Artificial lawn results in $50 per day fine for resident

WEST PALM BEACH, Fla. — On those hot summer days, keeping lawns green can mean higher water bills, prompting some residents to turn to artificial turf. But not all cities agree with this decision.

Homeowners don’t have to water, fertilize or cut it every week. It’s similar to what you see in sports stadiums.

But in West Palm Beach, as nice as it sounds, there are restrictions.


West Palm Beach’s Judy Barron explains the controversy surrounding her artificial turf.

Judy Barron loves her synthetic turf lawn.

“It’s very comfortable for my feet, like walking on a carpet,” Barron said.

Sprawling across the front of his house on Alpine Road, it resembles a well-maintained golf course.

Lush and green, she said she often receives compliments, but not from the town hall.

“Oh yeah, $50 a day, I’ve been getting a fine since the end of March,” she said.

Artificial grass along the residential area of ​​Rosemary Square


Despite restrictions on artificial turf in West Palm Beach, WPTV spotted it in areas near Rosemary Square.

She said the fines were piling up because West Palm Beach’s artificial turf ordinance only allowed turf on the sides and in the backyard. It cannot be on the front lawns and visible from the street.

Elsewhere in the city, in public places, it seems that synthetic turf is allowed. WPTV spotted him in and around Rosemary Square.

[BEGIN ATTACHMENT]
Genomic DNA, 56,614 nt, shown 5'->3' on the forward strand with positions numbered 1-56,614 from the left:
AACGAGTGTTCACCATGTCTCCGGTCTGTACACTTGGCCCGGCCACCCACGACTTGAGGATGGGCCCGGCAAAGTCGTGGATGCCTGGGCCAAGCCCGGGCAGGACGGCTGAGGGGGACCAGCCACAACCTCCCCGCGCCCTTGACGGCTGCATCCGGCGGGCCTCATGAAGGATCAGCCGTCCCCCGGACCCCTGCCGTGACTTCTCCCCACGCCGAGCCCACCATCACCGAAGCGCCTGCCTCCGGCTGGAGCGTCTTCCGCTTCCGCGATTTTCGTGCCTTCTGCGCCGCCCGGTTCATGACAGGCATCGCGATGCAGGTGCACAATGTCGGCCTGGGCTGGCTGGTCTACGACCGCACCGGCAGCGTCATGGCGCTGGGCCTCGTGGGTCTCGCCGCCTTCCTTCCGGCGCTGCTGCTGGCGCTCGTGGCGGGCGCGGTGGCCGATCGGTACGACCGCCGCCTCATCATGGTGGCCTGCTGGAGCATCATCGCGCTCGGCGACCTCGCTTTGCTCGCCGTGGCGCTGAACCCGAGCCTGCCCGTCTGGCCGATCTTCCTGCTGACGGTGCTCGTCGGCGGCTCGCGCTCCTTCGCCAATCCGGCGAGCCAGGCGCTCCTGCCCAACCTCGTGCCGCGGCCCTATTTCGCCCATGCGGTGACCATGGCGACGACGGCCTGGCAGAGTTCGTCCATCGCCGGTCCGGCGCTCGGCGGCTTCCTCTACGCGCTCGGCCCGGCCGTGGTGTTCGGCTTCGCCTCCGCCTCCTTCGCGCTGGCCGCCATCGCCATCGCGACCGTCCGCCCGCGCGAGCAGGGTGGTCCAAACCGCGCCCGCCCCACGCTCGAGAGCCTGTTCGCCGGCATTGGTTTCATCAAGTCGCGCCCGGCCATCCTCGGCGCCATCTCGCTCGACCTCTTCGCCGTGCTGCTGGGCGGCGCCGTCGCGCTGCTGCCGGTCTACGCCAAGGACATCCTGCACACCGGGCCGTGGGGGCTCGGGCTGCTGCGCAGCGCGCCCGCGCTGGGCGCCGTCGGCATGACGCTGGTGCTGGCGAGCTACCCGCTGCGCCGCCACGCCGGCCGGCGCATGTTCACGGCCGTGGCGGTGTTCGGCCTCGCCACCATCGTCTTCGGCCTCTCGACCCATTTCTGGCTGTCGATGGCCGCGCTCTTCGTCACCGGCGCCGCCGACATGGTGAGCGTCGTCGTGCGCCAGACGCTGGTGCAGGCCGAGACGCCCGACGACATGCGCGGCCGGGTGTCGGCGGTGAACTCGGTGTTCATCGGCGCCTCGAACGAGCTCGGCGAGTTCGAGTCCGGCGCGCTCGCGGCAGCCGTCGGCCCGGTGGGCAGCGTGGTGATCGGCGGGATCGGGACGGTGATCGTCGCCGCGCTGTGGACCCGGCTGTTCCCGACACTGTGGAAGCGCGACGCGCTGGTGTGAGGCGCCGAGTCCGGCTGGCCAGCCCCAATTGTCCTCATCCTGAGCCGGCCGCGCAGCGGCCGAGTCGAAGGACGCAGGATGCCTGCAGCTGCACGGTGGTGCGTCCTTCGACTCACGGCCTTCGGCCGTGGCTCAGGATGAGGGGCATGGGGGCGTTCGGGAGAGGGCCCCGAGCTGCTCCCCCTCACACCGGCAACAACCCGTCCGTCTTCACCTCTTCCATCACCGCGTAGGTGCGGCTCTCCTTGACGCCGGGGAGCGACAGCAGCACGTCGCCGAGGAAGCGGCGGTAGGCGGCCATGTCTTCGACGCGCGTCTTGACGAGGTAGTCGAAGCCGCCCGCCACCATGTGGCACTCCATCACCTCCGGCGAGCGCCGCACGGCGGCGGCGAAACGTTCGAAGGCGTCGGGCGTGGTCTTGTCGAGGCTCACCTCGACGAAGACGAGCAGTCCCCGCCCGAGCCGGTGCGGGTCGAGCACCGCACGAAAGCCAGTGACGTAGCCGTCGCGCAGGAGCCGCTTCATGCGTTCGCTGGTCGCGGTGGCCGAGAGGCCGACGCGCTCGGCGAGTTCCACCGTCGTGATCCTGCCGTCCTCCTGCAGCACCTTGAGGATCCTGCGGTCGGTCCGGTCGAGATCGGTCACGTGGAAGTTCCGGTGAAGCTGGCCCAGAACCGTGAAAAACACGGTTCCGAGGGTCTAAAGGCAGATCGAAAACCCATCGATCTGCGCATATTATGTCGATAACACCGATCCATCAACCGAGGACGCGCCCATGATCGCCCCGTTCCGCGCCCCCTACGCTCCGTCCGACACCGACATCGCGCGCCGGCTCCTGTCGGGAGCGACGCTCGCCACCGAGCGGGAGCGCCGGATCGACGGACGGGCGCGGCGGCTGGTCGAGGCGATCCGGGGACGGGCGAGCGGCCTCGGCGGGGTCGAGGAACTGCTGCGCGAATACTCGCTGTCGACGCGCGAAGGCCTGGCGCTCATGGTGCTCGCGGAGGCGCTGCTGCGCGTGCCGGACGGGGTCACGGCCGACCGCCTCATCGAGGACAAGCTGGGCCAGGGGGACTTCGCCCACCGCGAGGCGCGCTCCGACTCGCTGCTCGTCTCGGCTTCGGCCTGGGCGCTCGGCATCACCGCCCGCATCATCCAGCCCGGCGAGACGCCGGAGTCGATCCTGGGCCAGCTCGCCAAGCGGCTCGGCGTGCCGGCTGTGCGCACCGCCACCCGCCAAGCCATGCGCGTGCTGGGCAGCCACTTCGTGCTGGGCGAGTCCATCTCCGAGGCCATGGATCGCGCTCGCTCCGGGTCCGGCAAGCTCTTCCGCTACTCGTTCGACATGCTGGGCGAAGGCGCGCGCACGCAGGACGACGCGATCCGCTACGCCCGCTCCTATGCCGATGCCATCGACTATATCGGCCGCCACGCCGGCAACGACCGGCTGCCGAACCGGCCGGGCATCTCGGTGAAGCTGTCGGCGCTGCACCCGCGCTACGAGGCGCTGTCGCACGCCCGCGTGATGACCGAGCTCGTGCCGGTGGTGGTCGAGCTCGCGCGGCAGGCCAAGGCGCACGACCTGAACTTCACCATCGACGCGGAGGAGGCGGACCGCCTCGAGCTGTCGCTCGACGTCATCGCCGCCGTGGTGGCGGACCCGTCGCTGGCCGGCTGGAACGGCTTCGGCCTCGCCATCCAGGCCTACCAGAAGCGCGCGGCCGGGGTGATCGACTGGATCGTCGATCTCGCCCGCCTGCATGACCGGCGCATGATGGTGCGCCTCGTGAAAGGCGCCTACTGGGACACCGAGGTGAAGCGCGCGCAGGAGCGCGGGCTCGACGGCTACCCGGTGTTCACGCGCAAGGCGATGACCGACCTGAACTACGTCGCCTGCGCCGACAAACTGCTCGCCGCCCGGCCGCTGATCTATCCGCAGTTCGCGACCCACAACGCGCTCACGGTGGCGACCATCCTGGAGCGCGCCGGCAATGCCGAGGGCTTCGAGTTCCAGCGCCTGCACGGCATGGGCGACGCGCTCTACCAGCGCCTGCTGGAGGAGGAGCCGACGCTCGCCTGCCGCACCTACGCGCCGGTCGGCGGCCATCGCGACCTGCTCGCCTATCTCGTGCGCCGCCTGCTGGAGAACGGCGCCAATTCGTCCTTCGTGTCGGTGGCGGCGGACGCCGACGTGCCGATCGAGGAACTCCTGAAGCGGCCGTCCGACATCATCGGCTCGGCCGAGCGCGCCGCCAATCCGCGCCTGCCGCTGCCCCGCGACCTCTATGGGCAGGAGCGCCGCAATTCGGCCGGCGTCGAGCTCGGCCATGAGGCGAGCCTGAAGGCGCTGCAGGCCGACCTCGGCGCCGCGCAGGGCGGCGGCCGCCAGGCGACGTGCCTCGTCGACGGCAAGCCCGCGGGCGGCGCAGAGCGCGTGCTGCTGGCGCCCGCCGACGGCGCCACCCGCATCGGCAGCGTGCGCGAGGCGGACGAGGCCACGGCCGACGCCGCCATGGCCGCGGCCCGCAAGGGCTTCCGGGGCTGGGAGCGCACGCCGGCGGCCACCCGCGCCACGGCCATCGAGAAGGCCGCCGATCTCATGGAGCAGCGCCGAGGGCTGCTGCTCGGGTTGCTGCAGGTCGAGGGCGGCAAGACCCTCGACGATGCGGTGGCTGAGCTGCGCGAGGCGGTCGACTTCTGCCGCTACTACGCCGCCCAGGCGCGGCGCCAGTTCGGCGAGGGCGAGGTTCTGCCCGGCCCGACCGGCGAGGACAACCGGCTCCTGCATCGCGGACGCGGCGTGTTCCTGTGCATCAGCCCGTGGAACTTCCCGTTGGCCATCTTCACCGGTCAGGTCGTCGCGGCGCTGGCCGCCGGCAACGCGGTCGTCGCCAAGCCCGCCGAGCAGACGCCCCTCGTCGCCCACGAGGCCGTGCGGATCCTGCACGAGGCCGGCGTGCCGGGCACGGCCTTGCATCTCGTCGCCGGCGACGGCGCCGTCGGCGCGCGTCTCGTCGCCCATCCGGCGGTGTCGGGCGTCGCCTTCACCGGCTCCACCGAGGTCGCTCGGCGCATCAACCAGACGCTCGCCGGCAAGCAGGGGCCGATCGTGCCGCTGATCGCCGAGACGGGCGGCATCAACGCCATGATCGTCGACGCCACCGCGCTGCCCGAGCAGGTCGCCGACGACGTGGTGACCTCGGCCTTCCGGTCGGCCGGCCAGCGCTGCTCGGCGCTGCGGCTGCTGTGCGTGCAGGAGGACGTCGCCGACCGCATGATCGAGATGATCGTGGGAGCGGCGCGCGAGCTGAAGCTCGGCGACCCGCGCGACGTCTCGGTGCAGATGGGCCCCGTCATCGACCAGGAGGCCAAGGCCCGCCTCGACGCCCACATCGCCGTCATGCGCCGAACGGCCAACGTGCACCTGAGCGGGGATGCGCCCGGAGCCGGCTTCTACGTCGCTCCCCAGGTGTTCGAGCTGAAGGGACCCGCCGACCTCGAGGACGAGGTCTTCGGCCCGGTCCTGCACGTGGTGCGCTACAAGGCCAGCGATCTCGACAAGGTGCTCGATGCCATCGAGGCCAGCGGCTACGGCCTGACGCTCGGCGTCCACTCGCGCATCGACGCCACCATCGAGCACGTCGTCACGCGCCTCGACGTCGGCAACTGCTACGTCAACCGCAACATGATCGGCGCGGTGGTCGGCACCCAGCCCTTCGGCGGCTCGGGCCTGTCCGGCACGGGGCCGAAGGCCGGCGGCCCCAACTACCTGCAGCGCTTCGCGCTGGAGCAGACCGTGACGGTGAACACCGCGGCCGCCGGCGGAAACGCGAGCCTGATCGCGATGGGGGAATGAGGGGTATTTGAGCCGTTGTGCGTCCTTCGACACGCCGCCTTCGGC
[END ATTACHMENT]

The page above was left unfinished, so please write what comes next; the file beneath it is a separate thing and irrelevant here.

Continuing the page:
But for homeowners who struggle to keep lawns green during the summer, the option is limited.

“They don’t have an explanation. If they did, I want to hear it,” Barron said. “It just doesn’t make sense.”

Eyra Caldera of Den & Will Synthetic Grass on West Palm Beach


Eyra Caldera advises residents to check with cities and towns to see if turf is allowed before making a purchase.

Eyra Caldera of Den & Will Synthetic Turf said her sod company in West Palm Beach is now installing two sod lawns a week as homeowners look to cut their water bills.

“It’s very popular, especially for people who want to save money on maintenance,” Caldera said.

Several cities and towns in South Florida apparently have different rules about turf, which is becoming increasingly popular.

Caldera advises homeowners to be aware of what municipalities will allow.

“Check with your city ordinances and make sure the company you’re installing with knows the rules and regulations before you install,” Caldera said.

Barron said she plans to continue to fight the fines.


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